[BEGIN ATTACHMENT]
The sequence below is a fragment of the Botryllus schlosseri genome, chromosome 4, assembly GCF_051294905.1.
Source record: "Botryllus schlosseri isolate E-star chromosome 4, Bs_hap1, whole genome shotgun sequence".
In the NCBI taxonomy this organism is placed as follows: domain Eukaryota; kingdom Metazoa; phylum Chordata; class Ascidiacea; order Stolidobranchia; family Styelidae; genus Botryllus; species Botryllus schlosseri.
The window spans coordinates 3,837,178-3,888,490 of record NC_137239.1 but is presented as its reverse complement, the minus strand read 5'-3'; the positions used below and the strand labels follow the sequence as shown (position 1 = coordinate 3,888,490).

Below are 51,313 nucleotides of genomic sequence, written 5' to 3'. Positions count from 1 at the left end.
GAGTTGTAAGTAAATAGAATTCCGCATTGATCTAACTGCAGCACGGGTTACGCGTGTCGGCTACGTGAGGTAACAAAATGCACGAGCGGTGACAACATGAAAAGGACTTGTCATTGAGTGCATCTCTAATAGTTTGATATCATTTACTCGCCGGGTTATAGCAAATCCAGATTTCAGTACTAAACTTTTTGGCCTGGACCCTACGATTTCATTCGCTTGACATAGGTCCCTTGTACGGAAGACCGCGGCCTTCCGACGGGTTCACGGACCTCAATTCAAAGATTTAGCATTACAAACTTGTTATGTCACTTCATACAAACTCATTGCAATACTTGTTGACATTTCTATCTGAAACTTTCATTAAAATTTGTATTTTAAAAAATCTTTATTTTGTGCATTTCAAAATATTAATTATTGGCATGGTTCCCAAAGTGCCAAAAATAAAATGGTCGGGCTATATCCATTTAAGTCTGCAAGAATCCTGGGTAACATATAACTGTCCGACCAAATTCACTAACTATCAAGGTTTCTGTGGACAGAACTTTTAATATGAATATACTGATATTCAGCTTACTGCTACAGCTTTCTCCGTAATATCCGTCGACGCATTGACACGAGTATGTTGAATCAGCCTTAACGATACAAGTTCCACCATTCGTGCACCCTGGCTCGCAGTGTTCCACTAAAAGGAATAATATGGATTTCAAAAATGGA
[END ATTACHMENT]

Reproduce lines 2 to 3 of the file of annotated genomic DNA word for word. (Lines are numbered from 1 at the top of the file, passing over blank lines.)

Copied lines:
Source record: "Botryllus schlosseri isolate E-star chromosome 4, Bs_hap1, whole genome shotgun sequence".
In the NCBI taxonomy this organism is placed as follows: domain Eukaryota; kingdom Metazoa; phylum Chordata; class Ascidiacea; order Stolidobranchia; family Styelidae; genus Botryllus; species Botryllus schlosseri.